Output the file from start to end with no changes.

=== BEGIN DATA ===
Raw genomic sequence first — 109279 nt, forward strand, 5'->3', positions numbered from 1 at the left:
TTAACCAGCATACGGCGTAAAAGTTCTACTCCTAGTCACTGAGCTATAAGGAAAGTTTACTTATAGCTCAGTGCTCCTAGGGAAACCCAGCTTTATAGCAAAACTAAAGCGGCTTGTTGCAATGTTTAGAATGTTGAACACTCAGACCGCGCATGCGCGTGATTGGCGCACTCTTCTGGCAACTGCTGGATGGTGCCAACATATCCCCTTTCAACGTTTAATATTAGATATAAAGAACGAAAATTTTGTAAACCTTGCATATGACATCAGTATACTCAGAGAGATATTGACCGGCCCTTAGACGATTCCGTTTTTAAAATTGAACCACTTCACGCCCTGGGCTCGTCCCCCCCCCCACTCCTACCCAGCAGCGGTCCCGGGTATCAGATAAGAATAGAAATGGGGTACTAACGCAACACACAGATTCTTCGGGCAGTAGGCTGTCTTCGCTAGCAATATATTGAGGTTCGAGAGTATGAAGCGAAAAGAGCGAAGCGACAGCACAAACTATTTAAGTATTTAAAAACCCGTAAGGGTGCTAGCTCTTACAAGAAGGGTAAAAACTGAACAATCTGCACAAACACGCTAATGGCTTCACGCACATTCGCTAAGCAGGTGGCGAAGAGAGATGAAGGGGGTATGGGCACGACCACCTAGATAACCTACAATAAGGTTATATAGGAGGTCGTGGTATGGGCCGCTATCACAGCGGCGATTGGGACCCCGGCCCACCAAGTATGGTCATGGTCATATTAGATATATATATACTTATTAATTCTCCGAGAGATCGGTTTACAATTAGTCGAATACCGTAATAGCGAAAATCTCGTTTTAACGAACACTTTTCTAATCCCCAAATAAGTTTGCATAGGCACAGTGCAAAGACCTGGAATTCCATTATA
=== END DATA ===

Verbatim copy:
Raw genomic sequence first — 109279 nt, forward strand, 5'->3', positions numbered from 1 at the left:
TTAACCAGCATACGGCGTAAAAGTTCTACTCCTAGTCACTGAGCTATAAGGAAAGTTTACTTATAGCTCAGTGCTCCTAGGGAAACCCAGCTTTATAGCAAAACTAAAGCGGCTTGTTGCAATGTTTAGAATGTTGAACACTCAGACCGCGCATGCGCGTGATTGGCGCACTCTTCTGGCAACTGCTGGATGGTGCCAACATATCCCCTTTCAACGTTTAATATTAGATATAAAGAACGAAAATTTTGTAAACCTTGCATATGACATCAGTATACTCAGAGAGATATTGACCGGCCCTTAGACGATTCCGTTTTTAAAATTGAACCACTTCACGCCCTGGGCTCGTCCCCCCCCCCACTCCTACCCAGCAGCGGTCCCGGGTATCAGATAAGAATAGAAATGGGGTACTAACGCAACACACAGATTCTTCGGGCAGTAGGCTGTCTTCGCTAGCAATATATTGAGGTTCGAGAGTATGAAGCGAAAAGAGCGAAGCGACAGCACAAACTATTTAAGTATTTAAAAACCCGTAAGGGTGCTAGCTCTTACAAGAAGGGTAAAAACTGAACAATCTGCACAAACACGCTAATGGCTTCACGCACATTCGCTAAGCAGGTGGCGAAGAGAGATGAAGGGGGTATGGGCACGACCACCTAGATAACCTACAATAAGGTTATATAGGAGGTCGTGGTATGGGCCGCTATCACAGCGGCGATTGGGACCCCGGCCCACCAAGTATGGTCATGGTCATATTAGATATATATATACTTATTAATTCTCCGAGAGATCGGTTTACAATTAGTCGAATACCGTAATAGCGAAAATCTCGTTTTAACGAACACTTTTCTAATCCCCAAATAAGTTTGCATAGGCACAGTGCAAAGACCTGGAATTCCATTATA